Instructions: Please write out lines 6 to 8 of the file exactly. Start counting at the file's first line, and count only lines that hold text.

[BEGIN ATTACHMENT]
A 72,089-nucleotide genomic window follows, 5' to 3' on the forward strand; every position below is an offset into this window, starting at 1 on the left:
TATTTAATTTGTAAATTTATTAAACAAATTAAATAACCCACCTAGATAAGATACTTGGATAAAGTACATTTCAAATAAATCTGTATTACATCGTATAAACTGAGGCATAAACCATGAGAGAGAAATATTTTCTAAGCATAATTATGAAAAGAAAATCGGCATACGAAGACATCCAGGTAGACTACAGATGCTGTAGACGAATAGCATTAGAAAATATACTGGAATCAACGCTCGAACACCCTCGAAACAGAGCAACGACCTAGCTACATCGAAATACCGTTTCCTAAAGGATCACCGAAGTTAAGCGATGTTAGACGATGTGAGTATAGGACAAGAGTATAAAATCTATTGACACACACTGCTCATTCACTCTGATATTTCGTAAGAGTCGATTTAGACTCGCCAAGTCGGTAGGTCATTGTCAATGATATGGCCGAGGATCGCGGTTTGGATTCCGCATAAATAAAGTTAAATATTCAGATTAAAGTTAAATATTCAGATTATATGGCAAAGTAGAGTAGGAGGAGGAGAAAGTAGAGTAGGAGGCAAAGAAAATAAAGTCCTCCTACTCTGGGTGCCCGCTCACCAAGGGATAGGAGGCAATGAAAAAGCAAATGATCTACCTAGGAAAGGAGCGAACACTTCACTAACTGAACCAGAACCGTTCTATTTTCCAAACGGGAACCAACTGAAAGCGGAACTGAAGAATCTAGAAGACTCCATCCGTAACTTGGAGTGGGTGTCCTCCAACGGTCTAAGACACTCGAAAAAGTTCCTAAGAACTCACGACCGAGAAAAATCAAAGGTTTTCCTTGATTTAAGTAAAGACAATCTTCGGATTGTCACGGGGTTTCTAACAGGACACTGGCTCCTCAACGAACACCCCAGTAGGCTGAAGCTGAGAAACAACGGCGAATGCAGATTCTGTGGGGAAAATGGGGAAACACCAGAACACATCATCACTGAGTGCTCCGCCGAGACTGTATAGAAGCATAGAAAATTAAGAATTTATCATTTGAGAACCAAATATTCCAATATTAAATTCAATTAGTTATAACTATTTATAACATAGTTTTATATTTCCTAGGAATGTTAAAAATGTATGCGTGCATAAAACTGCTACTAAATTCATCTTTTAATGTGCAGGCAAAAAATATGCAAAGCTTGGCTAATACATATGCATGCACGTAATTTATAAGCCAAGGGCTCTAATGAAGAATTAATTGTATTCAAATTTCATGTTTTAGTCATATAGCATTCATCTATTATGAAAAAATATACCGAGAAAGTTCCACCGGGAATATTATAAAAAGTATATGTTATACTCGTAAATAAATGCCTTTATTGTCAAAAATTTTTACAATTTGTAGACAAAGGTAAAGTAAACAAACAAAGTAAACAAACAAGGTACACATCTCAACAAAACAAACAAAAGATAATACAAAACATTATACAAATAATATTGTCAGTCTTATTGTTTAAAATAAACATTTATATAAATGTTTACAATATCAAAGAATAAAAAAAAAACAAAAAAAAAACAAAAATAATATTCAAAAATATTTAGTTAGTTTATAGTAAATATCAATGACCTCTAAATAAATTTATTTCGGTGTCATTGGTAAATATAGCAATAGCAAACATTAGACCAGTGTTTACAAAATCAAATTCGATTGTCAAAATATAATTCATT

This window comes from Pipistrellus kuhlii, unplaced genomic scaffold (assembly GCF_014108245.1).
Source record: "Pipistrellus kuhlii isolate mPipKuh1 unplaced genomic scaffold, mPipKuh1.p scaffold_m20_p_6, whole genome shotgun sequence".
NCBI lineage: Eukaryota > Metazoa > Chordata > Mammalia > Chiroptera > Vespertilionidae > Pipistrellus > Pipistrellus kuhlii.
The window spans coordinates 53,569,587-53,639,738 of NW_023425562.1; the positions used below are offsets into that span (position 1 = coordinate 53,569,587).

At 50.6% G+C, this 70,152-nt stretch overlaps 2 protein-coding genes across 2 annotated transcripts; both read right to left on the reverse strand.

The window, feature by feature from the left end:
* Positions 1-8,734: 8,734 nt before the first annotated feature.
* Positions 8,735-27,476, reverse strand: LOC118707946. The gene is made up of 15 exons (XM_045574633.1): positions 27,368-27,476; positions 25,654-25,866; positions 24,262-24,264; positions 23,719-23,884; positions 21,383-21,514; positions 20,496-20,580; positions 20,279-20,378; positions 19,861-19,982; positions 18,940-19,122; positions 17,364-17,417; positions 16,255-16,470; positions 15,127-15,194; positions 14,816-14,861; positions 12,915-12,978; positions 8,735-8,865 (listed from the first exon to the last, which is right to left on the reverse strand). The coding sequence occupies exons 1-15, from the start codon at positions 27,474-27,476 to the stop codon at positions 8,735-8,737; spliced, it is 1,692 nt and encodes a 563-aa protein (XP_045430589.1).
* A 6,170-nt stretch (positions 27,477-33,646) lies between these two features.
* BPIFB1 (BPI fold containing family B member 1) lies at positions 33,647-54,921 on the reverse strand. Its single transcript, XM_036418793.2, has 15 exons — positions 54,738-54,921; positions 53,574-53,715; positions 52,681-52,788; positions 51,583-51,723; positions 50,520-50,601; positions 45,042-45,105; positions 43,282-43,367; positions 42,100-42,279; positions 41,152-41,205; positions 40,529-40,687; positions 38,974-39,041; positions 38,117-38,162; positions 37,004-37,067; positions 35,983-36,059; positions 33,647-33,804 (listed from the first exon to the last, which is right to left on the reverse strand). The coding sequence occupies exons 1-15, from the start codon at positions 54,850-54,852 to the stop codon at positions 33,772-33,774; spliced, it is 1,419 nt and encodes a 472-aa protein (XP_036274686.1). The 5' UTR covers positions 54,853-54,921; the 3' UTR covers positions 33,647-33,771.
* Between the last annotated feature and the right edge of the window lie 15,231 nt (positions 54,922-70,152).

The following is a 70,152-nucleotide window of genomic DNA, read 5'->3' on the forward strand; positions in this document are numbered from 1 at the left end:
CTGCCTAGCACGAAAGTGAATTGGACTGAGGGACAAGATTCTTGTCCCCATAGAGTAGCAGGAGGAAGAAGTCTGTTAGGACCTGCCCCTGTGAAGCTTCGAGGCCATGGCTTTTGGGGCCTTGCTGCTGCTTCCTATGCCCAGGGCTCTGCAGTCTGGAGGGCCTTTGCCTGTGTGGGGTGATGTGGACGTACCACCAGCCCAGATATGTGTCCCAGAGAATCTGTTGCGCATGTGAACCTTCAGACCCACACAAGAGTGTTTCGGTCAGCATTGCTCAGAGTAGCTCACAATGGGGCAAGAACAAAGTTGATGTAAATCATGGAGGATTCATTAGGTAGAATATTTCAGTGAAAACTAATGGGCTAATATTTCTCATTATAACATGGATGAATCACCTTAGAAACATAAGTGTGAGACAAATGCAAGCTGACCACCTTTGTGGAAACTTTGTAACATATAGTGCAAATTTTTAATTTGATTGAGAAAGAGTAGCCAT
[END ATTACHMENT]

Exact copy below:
The window spans coordinates 53,569,587-53,639,738 of NW_023425562.1; the positions used below are offsets into that span (position 1 = coordinate 53,569,587).

At 50.6% G+C, this 70,152-nt stretch overlaps 2 protein-coding genes across 2 annotated transcripts; both read right to left on the reverse strand.

The window, feature by feature from the left end: